When you get a little experience in cooking, you will note that many, many recipes include onion as an ingredient. It’s true that onion is a staple ingredient for many cultures around the world, so it’s quite usual to start a recipe by cutting some onions.
Besides making us cry, chopping onions is an operation that many cooking beginners have difficulties in mastering.
In fact, there are many ways to cut onions: diced, minced, ringed, quartered and so on… Depending on the recipe, you must choose the adapted cut because the overall taste and texture of the dish will depend on it.
Generally speaking here are the 3 basic cuts:
Minced: onion is cut very small
Diced: the cut is medium
Chopped: the cut is broad; onion is almost cut in quarters then re-cut once.
So here’s a ticket for beginners in the kitchen about how to chop onions or shallots.
How to cut an onion:
Peel the onion first. To help yourself, cut a bit of the onion at the top and the bottom as you’ll get a better grip on its brown skin.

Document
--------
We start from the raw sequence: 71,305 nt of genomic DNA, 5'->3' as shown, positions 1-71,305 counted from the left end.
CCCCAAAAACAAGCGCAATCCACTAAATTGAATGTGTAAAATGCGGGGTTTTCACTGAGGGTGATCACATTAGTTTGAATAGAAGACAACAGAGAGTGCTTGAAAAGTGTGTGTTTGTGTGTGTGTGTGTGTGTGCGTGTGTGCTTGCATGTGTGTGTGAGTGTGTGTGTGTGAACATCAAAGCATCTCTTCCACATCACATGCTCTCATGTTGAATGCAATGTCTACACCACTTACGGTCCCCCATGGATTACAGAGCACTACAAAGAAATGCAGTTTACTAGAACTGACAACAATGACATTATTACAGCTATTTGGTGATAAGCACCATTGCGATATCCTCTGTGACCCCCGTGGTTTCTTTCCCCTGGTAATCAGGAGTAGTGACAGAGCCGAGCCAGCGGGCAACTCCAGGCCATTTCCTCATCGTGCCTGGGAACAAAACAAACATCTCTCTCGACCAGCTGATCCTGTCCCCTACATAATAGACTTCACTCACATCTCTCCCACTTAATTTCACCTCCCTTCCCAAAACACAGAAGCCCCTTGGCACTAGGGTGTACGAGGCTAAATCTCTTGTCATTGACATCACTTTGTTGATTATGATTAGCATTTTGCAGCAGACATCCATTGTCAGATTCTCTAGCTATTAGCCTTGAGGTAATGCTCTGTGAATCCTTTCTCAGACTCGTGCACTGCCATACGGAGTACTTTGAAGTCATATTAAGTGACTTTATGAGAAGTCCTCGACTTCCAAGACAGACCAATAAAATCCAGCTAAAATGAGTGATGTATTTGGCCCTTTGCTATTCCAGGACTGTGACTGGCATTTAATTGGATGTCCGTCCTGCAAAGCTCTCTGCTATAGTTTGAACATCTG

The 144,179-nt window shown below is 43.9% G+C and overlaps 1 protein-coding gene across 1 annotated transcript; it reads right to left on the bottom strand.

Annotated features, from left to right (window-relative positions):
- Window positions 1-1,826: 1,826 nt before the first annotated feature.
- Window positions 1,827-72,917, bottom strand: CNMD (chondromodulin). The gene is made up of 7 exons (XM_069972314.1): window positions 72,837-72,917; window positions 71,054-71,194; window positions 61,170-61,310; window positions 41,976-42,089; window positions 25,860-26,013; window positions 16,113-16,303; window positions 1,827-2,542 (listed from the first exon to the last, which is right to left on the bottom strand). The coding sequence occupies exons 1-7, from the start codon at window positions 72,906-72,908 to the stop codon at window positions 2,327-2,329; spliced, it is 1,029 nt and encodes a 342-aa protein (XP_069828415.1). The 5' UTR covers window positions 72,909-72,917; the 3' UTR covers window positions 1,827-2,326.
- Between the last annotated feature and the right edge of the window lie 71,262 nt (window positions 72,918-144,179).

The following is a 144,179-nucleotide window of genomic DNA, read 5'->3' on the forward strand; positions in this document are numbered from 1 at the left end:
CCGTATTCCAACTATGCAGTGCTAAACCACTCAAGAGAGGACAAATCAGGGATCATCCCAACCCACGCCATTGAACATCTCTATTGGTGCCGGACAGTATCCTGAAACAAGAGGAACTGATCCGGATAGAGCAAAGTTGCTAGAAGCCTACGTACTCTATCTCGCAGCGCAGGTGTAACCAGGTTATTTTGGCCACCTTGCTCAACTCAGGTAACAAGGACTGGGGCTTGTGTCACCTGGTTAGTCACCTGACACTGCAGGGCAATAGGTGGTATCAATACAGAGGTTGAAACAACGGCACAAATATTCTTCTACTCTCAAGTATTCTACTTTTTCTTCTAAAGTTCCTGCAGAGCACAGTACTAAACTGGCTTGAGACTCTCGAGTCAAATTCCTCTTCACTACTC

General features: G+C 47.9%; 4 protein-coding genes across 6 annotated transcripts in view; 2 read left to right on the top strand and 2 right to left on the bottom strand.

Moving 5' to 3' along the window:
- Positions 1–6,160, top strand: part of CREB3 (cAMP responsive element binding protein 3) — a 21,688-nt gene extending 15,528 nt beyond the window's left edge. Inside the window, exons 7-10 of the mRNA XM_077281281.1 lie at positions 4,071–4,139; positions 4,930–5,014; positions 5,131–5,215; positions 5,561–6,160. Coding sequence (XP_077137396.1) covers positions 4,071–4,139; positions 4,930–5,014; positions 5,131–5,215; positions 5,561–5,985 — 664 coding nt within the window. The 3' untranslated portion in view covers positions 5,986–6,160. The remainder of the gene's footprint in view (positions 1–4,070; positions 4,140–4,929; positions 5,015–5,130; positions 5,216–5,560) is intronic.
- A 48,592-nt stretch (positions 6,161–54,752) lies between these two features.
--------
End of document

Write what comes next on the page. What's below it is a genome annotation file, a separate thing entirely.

Avoid any areas of skin, often brown, whose texture is similar to “plastic”, this will be the same texture after cooking and it’s not pleasant in the mouth.
If necessary, remove the sticky film that lies between two sheets or two layers of the bulb; it’s a bit slippery and you risk hurting yourself.
To avoid any finger cuts, form a “claw” with the hand that maintains the onion. This will prevent you from hurting yourself in case of a bad move: the blade will slide off your fingernails.
Cut the base or “heel” slightly oblique.
Note: this is the heel that holds the layers together.
Cut the onion: make “slices” from top to bottom of a thickness of 1 to 3 mm, depending on the intended use. The layers will detach by themselves.
Depending on the need, you can have a second run: cut perpendicularly with your knife using a rocking motion and holding the tip of the blade with your palm. You’ll cut accordingly to the needed size.
These chopped onions will be useful for many recipes:
- Quiches, savory tarts
- Baking potatoes (potato gratin with onions)
- Sautéed onions for onion soup, for example, or an omelette
- And for connoisseurs: the Soubise sauce (white sauce, onion, sour cream)
Also Read: How to Make the White Chicken Stock